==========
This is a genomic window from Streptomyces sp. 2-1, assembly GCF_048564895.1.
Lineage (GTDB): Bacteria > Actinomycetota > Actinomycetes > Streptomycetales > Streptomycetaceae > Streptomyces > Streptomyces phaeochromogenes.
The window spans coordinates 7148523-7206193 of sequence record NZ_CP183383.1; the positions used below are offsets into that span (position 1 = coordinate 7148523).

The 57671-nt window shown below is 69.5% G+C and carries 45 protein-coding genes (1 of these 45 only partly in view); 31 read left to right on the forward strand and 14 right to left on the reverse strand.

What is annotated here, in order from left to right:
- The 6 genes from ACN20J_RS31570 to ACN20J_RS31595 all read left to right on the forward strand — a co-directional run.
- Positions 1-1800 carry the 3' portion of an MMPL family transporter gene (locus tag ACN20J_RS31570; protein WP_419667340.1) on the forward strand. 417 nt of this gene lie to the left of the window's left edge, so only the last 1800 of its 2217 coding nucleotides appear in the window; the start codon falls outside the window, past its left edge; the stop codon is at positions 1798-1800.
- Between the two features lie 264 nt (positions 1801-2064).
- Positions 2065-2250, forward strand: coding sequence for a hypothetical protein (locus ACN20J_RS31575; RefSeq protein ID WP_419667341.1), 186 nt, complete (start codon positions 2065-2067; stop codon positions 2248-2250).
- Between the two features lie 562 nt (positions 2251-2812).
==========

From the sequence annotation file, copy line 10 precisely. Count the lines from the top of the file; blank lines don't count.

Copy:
- Between the two features lie 562 nt (positions 2251-2812).